Weevils are a type of beetle that attacks over 100 different species of plants. These tiny bugs can cause multiple problems in your garden, regardless of indoors or outdoors.
Prevention is the best course of action to avoid problems caused by weevils. Some safe ways to prevent and remove weevils from your outdoor garden include adding organic material to your soil, using insecticides, manual removal, and encouraging natural predators.
Ok. Let’s get down too it. We’re going to take a look at some simple and easy ways to keep pesky weevil beetles out of your garden.
What Are Weevils?
There are thousands of different species of weevils, which are a type of tiny non-flying beetle with a snout-like mouth.
Kind of sounds like they’re flying pigs by that description but rest assured – they are not.
A few common types of weevils you might find in your garden or home include:
- Boll weevil – found on cotton plants
- Rice weevil – found on wheat, oats, rye, corn or other grains
- Black vine weevil – found on plants, shrubs, trees, or herbs
- Rose weevil – found on flowers
- White pine weevil – eats spruce, pine, lodgepole pines, and black spruce
As you can see, different species target specific types of plants. They also consume different parts of the crop. As adults, weevils chew on the plant stems and leaves, leaving behind holes and damage. Thankfully, plants are able to stay healthy overall where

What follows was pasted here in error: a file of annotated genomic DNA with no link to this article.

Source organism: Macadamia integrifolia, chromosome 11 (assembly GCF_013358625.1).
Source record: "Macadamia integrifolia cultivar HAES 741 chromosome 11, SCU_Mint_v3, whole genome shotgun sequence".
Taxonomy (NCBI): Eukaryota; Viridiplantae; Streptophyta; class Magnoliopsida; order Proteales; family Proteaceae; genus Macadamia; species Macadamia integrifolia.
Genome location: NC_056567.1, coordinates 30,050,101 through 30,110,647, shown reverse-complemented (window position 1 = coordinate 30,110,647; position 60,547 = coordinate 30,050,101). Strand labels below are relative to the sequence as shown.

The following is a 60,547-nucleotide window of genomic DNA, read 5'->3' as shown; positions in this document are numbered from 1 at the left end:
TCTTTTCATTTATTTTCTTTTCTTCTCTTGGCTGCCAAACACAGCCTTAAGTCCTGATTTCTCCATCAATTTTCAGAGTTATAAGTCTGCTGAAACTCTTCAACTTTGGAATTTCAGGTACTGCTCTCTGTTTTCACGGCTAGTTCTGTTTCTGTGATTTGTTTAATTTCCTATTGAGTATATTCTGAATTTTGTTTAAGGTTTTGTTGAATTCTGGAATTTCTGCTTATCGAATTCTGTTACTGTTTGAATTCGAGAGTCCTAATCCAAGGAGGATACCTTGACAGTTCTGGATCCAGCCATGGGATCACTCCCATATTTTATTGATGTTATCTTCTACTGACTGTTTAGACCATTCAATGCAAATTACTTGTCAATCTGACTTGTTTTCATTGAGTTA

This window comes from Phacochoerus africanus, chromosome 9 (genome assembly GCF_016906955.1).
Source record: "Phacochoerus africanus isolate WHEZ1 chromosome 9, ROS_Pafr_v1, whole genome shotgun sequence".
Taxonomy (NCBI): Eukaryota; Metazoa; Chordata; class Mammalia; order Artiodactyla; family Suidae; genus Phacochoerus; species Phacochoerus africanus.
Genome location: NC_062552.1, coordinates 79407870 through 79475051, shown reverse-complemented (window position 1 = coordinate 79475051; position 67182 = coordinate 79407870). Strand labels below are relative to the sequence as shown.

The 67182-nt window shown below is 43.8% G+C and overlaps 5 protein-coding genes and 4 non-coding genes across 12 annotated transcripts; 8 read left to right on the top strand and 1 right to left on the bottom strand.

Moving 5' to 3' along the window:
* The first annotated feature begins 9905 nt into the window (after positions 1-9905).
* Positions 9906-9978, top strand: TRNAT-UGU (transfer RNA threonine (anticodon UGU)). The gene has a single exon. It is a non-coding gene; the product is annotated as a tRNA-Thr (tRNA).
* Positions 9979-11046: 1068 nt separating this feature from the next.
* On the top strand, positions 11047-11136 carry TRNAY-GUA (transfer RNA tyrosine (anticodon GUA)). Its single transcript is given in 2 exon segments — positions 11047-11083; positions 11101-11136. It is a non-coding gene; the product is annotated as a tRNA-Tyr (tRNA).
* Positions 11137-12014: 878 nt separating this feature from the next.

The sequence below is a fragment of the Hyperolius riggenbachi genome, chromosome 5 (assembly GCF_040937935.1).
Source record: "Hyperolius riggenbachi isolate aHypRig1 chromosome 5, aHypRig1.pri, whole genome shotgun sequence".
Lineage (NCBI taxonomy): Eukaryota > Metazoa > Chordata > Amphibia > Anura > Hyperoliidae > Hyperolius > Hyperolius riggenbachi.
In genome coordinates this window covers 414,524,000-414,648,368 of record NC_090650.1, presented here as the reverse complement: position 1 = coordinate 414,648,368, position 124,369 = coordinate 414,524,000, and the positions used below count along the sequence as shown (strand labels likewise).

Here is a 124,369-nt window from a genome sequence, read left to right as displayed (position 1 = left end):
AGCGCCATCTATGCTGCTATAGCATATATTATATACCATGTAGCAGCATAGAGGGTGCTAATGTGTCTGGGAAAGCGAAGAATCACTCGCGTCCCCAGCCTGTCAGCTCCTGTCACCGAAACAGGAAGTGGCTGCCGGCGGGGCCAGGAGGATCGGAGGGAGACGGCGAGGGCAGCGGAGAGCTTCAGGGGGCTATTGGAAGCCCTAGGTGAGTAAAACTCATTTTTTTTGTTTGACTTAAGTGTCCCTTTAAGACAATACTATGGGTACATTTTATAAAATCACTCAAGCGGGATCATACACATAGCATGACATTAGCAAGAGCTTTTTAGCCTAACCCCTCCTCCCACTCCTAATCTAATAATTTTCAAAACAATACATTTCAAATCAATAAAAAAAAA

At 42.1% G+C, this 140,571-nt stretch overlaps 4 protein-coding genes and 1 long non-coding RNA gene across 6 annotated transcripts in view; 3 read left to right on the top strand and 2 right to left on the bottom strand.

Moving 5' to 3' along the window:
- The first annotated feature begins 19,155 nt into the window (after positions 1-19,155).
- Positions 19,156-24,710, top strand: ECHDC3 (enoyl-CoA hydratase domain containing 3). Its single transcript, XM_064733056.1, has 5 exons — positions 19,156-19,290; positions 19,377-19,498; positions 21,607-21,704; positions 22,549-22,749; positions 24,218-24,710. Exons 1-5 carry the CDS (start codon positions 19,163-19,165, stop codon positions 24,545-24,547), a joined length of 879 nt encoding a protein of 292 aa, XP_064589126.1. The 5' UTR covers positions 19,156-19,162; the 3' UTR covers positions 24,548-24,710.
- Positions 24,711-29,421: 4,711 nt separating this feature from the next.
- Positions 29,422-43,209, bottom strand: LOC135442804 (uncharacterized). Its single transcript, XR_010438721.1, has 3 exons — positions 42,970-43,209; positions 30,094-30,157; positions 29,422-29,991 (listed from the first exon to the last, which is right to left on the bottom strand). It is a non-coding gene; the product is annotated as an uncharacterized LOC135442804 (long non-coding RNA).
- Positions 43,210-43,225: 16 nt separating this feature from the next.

The severe threat comes from weevil larvae, which live in the ground and feed on the plant roots. Lavare starts as white eggs that turn black before they hatch. Over time, the plants can collapse and die.
How to Prevent Weevils in Your Garden
With the proper preparation and work, you can stop weevil infestations before they even occur!
Keep Your Garden Neat
One of the most natural things you can do to keep weevils out of your garden is to keep things neat.
First off, it’ll look MUCH nicer.
Secondly, adult weevils look for hiding places, such as under mulch, compost, weeds, or other debris lying around your garden.
Dispose of any dead plants or weeds once you pull them out of your garden. Make sure to also get rid of any mulch or compost piles. You should also avoid excessive watering of your plants as weevils are attracted to water.
Their fondness for liquid can be a blessing and a curse. It is a negative in that you can’t keep containers that have water just sitting around your plants.
If you’re collecting rainwater, you’ll need to make sure this is done in an area separate from your garden. But it is positive that you can use a pan of water to lure weevils from your plants.
Practicing proper crop rotation and cultivating your soil to get rid of weevil larvae also helps prevent reinfestation. Also, prune any low lying leaves and stems that are touching the ground.
Add Barriers to Your Garden
One of the best ways to keep weevils off of your plants is to put up some barriers. Many growers like to use row covers, which can be an easy DIY project. All you need is some sturdy, weatherproof fabric, and piping such as PVC or aluminum.
Check out this helpful video for an easy way to build your own garden cover.